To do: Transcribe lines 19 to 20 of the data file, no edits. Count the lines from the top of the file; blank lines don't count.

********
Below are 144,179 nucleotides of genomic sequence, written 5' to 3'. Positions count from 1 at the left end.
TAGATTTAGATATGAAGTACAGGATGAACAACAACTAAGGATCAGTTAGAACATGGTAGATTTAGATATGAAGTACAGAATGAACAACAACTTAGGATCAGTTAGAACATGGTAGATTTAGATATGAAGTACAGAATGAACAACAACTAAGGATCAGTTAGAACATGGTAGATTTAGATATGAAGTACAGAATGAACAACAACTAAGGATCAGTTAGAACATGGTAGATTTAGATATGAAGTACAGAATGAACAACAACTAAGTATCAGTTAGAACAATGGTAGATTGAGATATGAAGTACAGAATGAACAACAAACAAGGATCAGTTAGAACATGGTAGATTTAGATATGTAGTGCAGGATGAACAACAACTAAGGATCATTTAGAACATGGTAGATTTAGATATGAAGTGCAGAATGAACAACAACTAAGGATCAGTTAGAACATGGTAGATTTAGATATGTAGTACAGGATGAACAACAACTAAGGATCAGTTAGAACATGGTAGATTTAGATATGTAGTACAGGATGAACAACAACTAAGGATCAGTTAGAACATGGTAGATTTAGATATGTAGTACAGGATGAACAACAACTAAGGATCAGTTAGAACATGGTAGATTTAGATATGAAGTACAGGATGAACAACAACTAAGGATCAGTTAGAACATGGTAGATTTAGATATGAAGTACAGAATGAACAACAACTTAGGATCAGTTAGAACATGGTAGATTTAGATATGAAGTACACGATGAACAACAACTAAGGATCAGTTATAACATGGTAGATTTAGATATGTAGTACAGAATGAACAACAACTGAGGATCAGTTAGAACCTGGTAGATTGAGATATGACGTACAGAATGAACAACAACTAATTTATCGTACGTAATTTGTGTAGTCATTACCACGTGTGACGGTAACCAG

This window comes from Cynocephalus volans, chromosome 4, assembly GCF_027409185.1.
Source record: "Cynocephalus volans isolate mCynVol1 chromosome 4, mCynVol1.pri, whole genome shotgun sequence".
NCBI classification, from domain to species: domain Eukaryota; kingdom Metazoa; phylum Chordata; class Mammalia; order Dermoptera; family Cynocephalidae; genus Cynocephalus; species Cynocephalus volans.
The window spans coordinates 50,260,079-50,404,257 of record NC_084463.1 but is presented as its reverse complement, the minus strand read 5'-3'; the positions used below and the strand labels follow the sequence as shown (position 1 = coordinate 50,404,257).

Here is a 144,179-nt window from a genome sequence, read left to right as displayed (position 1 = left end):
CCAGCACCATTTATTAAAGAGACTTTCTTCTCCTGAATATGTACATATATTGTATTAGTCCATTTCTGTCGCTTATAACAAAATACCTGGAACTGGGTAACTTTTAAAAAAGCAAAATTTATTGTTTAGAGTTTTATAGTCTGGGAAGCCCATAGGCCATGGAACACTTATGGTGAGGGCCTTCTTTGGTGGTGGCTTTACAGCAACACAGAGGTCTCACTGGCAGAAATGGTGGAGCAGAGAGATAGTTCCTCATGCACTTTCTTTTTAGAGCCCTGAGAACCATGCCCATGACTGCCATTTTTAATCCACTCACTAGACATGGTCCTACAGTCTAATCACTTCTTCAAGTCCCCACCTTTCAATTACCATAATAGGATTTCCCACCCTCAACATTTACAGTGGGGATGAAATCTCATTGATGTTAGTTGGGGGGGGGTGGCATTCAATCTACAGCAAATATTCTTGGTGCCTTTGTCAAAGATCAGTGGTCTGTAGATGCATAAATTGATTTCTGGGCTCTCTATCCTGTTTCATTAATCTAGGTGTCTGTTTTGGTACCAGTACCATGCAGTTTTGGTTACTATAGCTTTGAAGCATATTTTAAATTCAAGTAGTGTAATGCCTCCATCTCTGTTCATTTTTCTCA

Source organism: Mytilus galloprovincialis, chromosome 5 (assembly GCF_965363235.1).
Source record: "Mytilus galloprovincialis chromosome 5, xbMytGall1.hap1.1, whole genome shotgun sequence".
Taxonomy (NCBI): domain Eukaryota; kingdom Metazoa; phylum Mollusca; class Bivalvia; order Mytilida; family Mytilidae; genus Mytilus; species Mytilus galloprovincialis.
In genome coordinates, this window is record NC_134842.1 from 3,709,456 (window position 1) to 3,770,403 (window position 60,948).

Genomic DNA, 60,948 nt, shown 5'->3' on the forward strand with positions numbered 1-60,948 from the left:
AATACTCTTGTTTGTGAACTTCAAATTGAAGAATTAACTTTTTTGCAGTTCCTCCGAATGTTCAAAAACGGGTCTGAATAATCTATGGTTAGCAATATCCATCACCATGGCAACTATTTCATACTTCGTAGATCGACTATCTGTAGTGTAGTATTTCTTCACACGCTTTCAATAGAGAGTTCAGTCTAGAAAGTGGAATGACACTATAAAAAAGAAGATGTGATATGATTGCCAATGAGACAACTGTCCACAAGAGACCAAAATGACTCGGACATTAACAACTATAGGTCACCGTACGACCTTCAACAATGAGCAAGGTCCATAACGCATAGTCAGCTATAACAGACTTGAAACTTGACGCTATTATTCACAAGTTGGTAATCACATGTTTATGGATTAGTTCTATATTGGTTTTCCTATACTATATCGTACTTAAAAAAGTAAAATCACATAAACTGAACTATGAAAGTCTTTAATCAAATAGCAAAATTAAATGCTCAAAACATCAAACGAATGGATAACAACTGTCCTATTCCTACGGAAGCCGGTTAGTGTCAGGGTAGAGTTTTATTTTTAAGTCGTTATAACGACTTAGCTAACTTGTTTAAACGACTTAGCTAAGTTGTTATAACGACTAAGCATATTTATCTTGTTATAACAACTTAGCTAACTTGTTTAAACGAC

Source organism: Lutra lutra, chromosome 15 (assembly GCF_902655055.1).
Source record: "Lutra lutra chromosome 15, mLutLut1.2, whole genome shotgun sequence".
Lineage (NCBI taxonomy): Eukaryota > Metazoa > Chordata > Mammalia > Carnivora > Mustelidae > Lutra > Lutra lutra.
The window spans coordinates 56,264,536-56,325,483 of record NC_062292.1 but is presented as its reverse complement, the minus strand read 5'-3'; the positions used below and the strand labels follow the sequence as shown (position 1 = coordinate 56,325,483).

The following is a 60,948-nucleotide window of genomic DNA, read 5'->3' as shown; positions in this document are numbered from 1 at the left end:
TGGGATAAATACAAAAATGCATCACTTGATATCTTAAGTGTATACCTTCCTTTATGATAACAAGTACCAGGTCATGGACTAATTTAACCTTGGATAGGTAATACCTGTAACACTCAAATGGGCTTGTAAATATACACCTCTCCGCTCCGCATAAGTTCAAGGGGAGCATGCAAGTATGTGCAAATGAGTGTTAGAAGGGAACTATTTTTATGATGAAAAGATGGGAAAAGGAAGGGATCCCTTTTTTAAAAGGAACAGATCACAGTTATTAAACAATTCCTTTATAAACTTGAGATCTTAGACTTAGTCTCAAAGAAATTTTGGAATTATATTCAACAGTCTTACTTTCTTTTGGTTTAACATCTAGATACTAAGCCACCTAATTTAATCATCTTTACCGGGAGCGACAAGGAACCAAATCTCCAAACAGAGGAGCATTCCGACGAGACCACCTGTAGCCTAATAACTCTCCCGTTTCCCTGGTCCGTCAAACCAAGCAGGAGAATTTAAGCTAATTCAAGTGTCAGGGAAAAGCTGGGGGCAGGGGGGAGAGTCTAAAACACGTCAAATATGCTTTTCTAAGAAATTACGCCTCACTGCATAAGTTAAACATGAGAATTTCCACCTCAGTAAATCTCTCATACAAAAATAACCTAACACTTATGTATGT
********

The following is a 60,948-nucleotide window of genomic DNA, read 5'->3' as shown; positions in this document are numbered from 1 at the left end:
TGGGATAAATACAAAAATGCATCACTTGATATCTTAAGTGTATACCTTCCTTTATGATAACAAGTACCAGGTCATGGACTAATTTAACCTTGGATAGGTAATACCTGTAACACTCAAATGGGCTTGTAAATATACACCTCTCCGCTCCGCATAAGTTCAAGGGGAGCATGCAAGTATGTGCAAATGAGTGTTAGAAGGGAACTATTTTTATGATGAAAAGATGGGAAAAGGAAGGGATCCCTTTTTTAAAAGGAACAGATCACAGTTATTAAACAATTCCTTTATAAACTTGAGATCTTAGACTTAGTCTCAAAGAAATTTTGGAATTATATTCAACAGTCTTACTTTCTTTTGGTTTAACATCTAGATACTAAGCCACCTAATTTAATCATCTTTACCGGGAGCGACAAGGAACCAAATCTCCAAACAGAGGAGCATTCCGACGAGACCACCTGTAGCCTAATAACTCTCCCGTTTCCCTGGTCCGTCAAACCAAGCAGGAGAATTTAAGCTAATTCAAGTGTCAGGGAAAAGCTGGGGGCAGGGGGGAGAGTCTAAAACACGTCAAATATGCTTTTCTAAGAAATTACGCCTCACTGCATAAGTTAAACATGAGAATTTCCACCTCAGTAAATCTCTCATACAAAAATAACCTAACACTTATGTATGT